The defence has told the jury in Chris Cairns' perjury trial that four of the nine witnesses who have given evidence against him have lied.
The former New Zealand cricketer is on trial in the Southwark Crown Court in London accused of lying under oath about match-fixing during a libel case in 2012.
In his closing address for the defence, Orlando Pownall QC told the court Black Caps captain Brendon McCullum had lied, and so had former players Daniel Vettori and Lou Vincent, and Vincent's former wife Eleanor Riley.
Mr Pownall said Vincent, who has accused Cairns in court of instructing him to fix games, knew the "vultures were circling" when investigators interviewed him in 2013, so formulated a plan to help himself.
Mr Pownall honed in on Vincent, raising questions about his credibility and reliability as a witness.
"Is Lou Vincent telling the truth? Despite his flaws, is he a witness you can trust?"
He said the jury may have sympathy with Vincent because of his history of depression and alcohol dependency. But he also told them Vincent was "no kid" and was someone who had once told his former wife he was "angry with New Zealand cricket and didn't owe them anything...I got shit money and now it's my turn."
Mr Pownall said Vincent's account that he was approached by an Indian bookie and then by Cairns in the space of a few hours in the same hotel did not withstand scrutiny.
Mr Pownall questioned why his client would instruct someone to fix when they had only just been approached, and challenged why he would ask someone of Vincent's "flakey personality."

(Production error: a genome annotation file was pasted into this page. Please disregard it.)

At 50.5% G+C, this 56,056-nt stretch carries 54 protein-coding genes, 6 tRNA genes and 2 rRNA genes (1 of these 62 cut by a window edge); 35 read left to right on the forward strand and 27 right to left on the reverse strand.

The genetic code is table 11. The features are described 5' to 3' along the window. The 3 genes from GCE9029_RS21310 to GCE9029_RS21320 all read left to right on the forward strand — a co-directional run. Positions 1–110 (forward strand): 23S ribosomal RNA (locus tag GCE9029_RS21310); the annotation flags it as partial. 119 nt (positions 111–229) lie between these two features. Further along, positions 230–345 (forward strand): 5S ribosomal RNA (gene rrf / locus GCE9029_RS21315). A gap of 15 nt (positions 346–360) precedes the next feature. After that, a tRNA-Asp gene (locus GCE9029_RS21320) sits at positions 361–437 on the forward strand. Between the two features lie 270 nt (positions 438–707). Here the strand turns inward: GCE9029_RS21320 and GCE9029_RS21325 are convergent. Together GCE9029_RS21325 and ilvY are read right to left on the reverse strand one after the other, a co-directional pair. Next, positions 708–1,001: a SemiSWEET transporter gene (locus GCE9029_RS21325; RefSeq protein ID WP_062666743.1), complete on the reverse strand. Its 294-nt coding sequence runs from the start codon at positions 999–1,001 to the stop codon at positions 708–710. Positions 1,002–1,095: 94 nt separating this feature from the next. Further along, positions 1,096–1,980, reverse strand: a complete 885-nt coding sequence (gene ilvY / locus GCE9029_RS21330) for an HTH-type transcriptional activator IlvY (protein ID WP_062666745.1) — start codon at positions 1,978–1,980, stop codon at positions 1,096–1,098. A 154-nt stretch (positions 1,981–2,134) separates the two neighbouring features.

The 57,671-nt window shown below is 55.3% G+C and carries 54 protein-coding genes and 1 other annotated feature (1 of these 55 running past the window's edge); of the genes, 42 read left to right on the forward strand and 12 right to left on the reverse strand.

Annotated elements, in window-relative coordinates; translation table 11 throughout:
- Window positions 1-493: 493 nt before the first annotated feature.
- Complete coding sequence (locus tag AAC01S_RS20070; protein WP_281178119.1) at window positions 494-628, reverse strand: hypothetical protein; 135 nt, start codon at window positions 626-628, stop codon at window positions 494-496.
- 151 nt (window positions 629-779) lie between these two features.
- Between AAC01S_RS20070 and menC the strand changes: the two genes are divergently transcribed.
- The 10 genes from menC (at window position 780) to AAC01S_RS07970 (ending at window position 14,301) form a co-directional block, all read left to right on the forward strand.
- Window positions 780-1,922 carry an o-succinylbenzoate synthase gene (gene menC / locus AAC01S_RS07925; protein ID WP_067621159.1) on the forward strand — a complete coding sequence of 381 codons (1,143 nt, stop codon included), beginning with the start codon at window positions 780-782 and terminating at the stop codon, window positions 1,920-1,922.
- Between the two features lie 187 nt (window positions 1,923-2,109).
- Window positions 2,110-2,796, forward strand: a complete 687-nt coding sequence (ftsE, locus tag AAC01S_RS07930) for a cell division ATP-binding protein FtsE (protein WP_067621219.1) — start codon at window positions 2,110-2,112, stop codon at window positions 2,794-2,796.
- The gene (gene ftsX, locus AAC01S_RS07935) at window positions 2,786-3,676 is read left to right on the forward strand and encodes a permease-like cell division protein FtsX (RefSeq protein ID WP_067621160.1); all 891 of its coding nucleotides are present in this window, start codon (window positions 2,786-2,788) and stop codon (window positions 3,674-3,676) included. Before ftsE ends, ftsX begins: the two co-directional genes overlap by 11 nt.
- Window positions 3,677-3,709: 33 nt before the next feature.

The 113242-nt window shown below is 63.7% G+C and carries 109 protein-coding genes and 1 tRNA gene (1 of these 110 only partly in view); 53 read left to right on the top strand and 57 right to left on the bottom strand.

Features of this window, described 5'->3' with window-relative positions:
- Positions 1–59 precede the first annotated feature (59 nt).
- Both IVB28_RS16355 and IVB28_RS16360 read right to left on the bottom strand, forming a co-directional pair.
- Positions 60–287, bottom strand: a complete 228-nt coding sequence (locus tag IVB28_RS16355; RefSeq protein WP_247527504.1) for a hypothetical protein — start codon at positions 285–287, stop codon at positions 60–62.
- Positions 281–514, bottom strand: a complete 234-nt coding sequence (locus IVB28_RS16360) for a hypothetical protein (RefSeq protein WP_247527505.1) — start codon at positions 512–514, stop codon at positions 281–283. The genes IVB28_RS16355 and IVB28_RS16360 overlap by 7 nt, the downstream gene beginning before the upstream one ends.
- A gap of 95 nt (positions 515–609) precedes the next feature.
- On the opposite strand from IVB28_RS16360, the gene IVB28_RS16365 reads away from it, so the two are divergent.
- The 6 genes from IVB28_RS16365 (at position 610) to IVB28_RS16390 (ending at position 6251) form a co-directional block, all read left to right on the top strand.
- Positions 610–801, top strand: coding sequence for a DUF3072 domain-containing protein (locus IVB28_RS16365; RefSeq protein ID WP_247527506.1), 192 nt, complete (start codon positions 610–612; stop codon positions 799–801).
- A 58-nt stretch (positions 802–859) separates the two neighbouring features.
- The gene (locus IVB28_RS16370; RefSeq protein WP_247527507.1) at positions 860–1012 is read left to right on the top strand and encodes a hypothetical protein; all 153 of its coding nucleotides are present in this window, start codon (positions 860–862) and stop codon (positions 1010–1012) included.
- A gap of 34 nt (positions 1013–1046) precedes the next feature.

Vincent confessed to fixing in 2013, naming Cairns and others he said he fixed for.
Mr Pownall said he then formulated a plan to help himself. "He had to identify a strategy, what am I going to do, how am I going to limit the damage I have done?"
Mr Pownall quoted Ms Riley's evidence to the court that her former husband implicated Cairns to avoid going to jail.
Vincent was "never arrested, cautioned, charged or paid back a penny piece," Mr Pownall told the court, adding that the life bans he had received were at end of his cricketing life.
The defence said it would outline how the three others had lied as it continued its closing argument.
The defence told the court the Crown has not established a money trail linking Cairns to fixing and urged the jurors to "follow the money."
"If you follow the money here it ends up in Lou Vincent's account," Mr Pownall told the jury.
The defence argued Vincent fixed for others, including Indian bookie Varun Gandhi, but never for Cairns.
Mr Pownall also told the court the Crown's argument that Cairns was being financed by Dubai-based diamond dealers to fix is groundless.
He said there was no evidence of Cairns "being flash", he did not own any property in Dubai and did not have an account with a "brimful of dollars."
Cairns had, "no money, no job and had been digging ditches in New Zealand before moving to Australia," Mr Pownall said.